In 1923 the Boni brothers purchased the publishing company Lieber & Lewis and renamed it the "Albert and Charles Boni Publishing Company." In 1929 the Boni brothers created Boni Paper Books, which offered one soft-cover book per month for 12 months for a yearly subscription price of $5. Boni Paper Books failed during the Great Depression. In 1939 Albert Boni founded the Readex Microprint Corporation, a microfilm publisher of reference materials. When Albert Boni retired in 1974 his only son, William, took over as president of Readex.[6] Albert Boni died in Florida in 1981 and was survived by his wife, his son, and his son's three daughters.[1]

Microprint[edit]

A Guide to the Literature of Photography and Related Subjects published by Albert Boni (1943)

While microphotography precedes microprint, microprint was conceived by Albert Boni in 1934 when he was inspired by his friend, writer and editor Manuel Komroff who was showing his experimentation's related to the enlarging of photographs. It occurred to Albert that if he could reduce rather than enlarge photographs this technology may enable publication companies and libraries to access much greater quantities of data at a minimum cost of material and storage space. Over the following decade, Boni worked to develop microprint, a micro-opaque process in which pages were photographed using 35mm microfilm and printed on cards using offset lithography.U.S. Patent 2,260,551AU.S. Patent 2,260,552A This process proved to produce a 6" by 9" index card which stored 100 pages of text from the normal sized publications he was reproducing. Boni began the Readex Microprint company to produce and license this technology. He also published an article A Guide to the Literature of Photography and Related Subjects (1943) which appeared in a supplemental 18th issue of the Photo-Lab Index.[7][8][9][10]

References[edit]

  1. ^ a b c d Mitgang, Herbert (1981-08-01). "Albert Boni, Publisher, Dies; Founder of Boni & Liveright". NY Times. 
  2. ^ "John L. Boni (1924 - 2013) Obituary".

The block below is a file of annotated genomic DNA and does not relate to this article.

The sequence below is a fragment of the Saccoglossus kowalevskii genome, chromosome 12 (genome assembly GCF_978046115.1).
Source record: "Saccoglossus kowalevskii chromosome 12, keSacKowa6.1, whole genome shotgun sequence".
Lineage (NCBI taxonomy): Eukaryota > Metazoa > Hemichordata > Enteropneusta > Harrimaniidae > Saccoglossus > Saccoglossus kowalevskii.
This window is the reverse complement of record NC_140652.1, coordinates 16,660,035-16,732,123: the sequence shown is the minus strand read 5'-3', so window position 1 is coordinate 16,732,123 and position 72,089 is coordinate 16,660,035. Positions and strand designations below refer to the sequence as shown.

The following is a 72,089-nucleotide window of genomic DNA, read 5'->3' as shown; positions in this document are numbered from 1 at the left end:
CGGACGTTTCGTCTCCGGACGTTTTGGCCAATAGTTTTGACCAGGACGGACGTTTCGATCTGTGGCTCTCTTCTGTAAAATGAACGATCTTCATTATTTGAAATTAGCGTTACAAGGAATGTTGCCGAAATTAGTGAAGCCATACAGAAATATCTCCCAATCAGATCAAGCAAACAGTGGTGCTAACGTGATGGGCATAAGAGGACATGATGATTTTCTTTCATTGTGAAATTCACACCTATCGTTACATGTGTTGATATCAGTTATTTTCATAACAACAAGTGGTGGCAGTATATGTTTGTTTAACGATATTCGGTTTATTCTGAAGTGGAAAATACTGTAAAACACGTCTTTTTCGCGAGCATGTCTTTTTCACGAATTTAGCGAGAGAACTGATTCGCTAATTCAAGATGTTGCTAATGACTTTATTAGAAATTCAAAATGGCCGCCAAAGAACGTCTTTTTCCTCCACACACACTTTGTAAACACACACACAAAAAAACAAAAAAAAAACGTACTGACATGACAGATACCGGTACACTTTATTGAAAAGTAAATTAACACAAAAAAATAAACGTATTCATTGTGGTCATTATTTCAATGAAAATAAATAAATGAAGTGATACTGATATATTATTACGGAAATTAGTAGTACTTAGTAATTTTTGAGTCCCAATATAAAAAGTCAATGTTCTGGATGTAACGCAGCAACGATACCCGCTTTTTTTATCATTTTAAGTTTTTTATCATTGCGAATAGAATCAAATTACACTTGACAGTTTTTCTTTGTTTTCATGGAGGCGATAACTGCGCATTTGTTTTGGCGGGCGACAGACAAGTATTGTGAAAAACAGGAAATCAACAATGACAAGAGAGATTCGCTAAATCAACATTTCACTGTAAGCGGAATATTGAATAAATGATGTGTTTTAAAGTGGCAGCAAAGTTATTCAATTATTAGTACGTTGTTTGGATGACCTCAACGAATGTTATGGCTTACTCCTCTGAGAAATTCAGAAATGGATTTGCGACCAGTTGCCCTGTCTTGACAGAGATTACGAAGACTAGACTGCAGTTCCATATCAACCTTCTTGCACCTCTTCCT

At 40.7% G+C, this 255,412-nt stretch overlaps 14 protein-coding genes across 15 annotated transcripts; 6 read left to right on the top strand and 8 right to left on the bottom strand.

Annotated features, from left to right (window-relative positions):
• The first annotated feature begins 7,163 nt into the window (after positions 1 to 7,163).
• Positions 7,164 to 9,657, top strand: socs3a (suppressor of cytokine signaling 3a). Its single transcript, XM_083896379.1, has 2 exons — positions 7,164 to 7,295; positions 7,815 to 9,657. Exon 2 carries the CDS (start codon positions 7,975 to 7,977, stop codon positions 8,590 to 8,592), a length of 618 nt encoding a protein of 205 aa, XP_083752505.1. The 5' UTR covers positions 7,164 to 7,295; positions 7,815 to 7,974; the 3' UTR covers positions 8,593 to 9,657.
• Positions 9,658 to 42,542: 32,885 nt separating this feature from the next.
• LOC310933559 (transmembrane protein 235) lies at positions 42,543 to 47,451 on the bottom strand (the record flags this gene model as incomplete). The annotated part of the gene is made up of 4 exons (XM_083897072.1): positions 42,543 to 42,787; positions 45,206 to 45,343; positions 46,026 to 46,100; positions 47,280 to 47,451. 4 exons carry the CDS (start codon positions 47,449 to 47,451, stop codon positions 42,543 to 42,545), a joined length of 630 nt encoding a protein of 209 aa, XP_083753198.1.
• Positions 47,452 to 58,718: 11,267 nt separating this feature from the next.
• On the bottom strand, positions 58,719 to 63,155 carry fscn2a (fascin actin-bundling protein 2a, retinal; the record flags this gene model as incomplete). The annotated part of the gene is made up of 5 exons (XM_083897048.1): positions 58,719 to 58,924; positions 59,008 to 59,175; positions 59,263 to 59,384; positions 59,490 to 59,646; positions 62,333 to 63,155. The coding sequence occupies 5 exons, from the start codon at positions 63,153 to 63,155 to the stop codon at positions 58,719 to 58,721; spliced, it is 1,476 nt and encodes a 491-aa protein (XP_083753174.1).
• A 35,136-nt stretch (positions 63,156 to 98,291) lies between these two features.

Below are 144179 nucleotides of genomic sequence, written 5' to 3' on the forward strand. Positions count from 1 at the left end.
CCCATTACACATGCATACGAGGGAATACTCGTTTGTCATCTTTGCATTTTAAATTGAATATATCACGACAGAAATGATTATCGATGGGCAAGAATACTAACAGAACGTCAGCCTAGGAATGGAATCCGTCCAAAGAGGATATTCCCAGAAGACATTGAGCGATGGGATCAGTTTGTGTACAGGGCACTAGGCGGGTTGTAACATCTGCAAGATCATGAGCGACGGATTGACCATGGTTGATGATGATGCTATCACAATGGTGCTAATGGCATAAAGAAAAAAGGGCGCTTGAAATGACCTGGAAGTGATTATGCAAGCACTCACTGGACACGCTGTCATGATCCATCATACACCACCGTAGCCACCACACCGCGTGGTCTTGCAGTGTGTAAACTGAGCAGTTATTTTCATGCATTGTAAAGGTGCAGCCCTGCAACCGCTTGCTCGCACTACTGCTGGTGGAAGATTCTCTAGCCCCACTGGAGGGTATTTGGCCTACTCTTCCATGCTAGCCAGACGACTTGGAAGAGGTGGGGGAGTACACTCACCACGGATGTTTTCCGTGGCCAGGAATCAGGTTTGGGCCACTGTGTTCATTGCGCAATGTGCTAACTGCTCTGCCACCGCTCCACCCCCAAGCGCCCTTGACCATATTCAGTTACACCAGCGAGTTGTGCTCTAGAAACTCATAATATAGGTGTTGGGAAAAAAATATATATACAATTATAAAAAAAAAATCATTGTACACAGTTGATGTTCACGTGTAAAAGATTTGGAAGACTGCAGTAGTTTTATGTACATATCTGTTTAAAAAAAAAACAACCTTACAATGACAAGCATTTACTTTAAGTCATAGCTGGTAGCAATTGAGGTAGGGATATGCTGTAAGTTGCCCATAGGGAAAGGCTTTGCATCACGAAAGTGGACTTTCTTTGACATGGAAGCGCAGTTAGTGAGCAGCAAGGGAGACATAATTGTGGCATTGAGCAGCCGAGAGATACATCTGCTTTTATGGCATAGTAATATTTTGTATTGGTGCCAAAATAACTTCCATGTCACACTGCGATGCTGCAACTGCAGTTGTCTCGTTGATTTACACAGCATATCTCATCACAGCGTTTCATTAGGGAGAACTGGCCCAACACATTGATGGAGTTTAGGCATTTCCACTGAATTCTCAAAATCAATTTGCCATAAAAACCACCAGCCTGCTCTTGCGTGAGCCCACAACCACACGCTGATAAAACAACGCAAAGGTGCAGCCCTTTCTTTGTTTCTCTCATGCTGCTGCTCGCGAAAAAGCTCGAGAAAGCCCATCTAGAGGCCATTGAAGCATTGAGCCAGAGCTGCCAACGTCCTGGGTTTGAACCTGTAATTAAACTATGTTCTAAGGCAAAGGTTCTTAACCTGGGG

3. ^ a b Imholtz, Jr, August (2006). "Albert Boni: A Sketch of a Life in Micro-Opaque" (PDF). American Antiquarian Society. 
  4. ^ "..regarding the historic significance of 133–139 MacDougal St" (PDF). Greenwich Village Society for Historic Preservation. May 2008. 
  5. ^ The Shop: The Greenwich Village Bookshop Door, Harry Ransom Center, U. of Texas at Austin
  6. ^ a b Albert Boni: An Inventor of His Readex Microprint Corporation Collection at the Harry Ransom Center
  7. ^ Metcalf, K. D. (1945-03-01). "The Promise of Microprint: A Symposium Based on The Scholar and the Future of the Research Library" (PDF). College & Research Libraries. Association of College and Research Libraries. American Library Association. 6 (2): 170–183. ISSN 2150-6701. doi:10.5860/crl_06_02_170. Archived from the original (PDF) on 2013-01-10. Retrieved 2015-10-08. 
  8. ^ Erickson, Edgar L (March 1951). "Microprint: A Revolution in Printing". Journal of Documentation. MCB UP Ltd. 7 (3): 184–187. ISSN 0022-0418. doi:10.1108/eb026173. Retrieved 8 October 2015. (subscription required)
  9. ^ Boni, Albert (Summer 1951). "Microprint" (PDF). American Documentation: 150. Retrieved 2015-10-08. 
  10. ^ Raney, M. Llewellyn (April 1940). "The Minicam turns scholar" (PDF). Quarterly Journal of Speech. The University of Chicago. 26 (2): 180–186. doi:10.1080/00335634009380548.